I am more interested in the idea of "the now". There are times, usually in stressful situations, that you notice the nowness of the moment. Time slows down, the details become apparent and you can see the details in life. We often pass through at such speed that we don't notice a lot of what is going on. Wait a minute, I'm heading in Gurdieff and Bennett's territory here.

    But the "isness" can be recreated without drugs. On a summer morning, rise with the dawn and go into an open public space and stand. Do nothing. Things will become apparent. The same can be said at night, late, alone. When the psychic chatter of our fellow man and the noise pollution from modern life has ebbed away, just stop. Then there's the nowness. The coldness of the air inside your lungs, the previously foreign sounds you haven't noticed, the pulse in your temple. The now.

    I always remember the last interview that Dennis Potter gave before he died and he turned me onto this feeling of nowness. He was dying, and he knew it, but for him the perception of his life had changed. He remembered looking out of the window of his study and noticing the blossom on the trees. It was spring and this would be the last spring he would face, and the last time he would see the blossom. And because he knew that this was his last time, he could actually "see" the blossom. That's nowness.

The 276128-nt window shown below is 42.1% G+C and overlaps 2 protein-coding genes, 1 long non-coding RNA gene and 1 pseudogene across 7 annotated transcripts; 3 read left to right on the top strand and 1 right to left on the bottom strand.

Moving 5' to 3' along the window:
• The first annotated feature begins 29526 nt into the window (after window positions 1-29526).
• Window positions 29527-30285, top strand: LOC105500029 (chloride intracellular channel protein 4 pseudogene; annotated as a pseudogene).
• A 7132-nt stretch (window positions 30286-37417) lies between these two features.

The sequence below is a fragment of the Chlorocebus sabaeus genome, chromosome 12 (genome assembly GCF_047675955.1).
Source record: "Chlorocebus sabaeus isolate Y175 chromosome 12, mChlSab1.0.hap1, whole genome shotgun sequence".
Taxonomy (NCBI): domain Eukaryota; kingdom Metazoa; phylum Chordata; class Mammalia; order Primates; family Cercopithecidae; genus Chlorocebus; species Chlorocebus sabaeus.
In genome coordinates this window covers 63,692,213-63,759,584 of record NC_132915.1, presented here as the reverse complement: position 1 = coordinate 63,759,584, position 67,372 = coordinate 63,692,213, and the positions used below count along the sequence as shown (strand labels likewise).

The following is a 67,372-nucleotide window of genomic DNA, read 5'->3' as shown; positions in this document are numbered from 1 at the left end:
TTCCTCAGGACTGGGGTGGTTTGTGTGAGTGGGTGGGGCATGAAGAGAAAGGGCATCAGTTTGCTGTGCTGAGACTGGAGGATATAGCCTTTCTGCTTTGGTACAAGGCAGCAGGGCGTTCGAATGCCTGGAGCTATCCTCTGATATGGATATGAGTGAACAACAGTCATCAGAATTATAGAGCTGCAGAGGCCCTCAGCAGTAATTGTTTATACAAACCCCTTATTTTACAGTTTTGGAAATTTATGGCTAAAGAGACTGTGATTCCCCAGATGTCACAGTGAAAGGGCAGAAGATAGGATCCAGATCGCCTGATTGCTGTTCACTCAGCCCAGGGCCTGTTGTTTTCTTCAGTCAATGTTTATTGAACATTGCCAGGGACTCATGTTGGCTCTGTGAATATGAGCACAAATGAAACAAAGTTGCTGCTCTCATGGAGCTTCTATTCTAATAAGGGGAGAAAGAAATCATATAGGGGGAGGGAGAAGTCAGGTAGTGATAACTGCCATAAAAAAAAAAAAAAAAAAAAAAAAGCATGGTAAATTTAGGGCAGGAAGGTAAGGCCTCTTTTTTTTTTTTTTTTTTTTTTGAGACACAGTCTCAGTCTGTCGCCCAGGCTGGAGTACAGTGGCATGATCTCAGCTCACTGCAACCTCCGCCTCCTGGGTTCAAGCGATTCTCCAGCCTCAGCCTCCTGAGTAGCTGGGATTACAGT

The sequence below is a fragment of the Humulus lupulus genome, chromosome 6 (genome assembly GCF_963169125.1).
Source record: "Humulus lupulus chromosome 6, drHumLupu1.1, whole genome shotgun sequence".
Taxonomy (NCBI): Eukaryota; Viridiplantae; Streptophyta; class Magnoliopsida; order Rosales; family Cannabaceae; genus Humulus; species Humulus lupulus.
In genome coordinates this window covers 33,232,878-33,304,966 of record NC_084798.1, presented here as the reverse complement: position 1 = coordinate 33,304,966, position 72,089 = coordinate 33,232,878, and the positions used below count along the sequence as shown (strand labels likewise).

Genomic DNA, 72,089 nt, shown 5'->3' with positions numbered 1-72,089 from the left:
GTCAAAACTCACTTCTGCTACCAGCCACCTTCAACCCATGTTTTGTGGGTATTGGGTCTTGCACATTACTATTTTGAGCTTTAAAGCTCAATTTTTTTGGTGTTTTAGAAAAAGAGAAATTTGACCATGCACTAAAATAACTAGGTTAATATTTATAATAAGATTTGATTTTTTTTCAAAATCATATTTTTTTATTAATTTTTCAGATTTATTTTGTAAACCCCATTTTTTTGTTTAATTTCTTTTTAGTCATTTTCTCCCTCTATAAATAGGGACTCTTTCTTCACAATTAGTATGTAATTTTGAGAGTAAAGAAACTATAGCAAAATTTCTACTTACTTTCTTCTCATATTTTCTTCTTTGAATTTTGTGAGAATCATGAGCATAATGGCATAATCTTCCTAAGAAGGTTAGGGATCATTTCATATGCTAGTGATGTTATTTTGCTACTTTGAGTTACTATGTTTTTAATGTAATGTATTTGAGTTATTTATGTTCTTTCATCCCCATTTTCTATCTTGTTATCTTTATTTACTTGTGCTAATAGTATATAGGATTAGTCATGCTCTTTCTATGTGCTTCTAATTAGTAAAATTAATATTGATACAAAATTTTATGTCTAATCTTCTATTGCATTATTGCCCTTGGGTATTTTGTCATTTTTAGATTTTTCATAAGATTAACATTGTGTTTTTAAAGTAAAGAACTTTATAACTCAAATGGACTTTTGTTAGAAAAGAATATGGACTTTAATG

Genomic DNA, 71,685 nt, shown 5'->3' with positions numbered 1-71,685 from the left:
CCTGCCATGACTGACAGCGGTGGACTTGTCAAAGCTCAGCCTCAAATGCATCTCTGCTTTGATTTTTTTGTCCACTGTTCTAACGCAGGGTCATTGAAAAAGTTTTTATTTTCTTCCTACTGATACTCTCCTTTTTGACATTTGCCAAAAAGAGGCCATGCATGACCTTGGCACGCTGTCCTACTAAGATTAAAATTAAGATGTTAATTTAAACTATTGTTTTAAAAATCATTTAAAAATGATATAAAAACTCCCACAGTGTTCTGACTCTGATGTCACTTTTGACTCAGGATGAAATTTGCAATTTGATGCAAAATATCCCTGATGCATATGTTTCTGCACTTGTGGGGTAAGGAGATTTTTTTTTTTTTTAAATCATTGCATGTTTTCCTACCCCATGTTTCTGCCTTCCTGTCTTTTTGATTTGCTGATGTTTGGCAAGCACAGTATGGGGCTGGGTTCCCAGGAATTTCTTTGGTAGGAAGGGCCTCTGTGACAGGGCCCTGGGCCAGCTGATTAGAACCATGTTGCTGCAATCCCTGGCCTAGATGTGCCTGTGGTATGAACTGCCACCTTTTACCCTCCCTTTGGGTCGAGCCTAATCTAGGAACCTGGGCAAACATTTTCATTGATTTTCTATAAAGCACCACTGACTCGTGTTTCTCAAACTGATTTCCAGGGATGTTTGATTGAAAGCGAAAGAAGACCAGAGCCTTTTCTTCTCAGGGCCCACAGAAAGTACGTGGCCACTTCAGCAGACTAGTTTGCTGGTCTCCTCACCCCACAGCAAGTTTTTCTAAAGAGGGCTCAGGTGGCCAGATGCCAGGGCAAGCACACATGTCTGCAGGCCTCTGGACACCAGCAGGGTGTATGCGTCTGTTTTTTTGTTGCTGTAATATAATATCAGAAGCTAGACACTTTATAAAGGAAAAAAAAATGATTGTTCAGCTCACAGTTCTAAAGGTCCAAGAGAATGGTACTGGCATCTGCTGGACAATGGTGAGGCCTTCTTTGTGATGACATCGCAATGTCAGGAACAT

A tip: when in London - look up. No-one ever looks up in London - there are angels in the architecture.

  3. I have The Doors of Perception as an audiobook, but I've not got around to listening to it...I must do that, as someone who hasn't been near any mind-altering hallucinogens!

  4. M@: Indeed comrade, indeed. And you never answered my question, any DC tips?

    Beth: get listening, cracking bit of work.

    Darren: I agree totally, is-ness has nothing to do with drugs alone, the aim to to get it without drugs I think.

    And I agree also about your comment re: London, indeed many UK cities, look about the shitty shop fronts and take in the sights.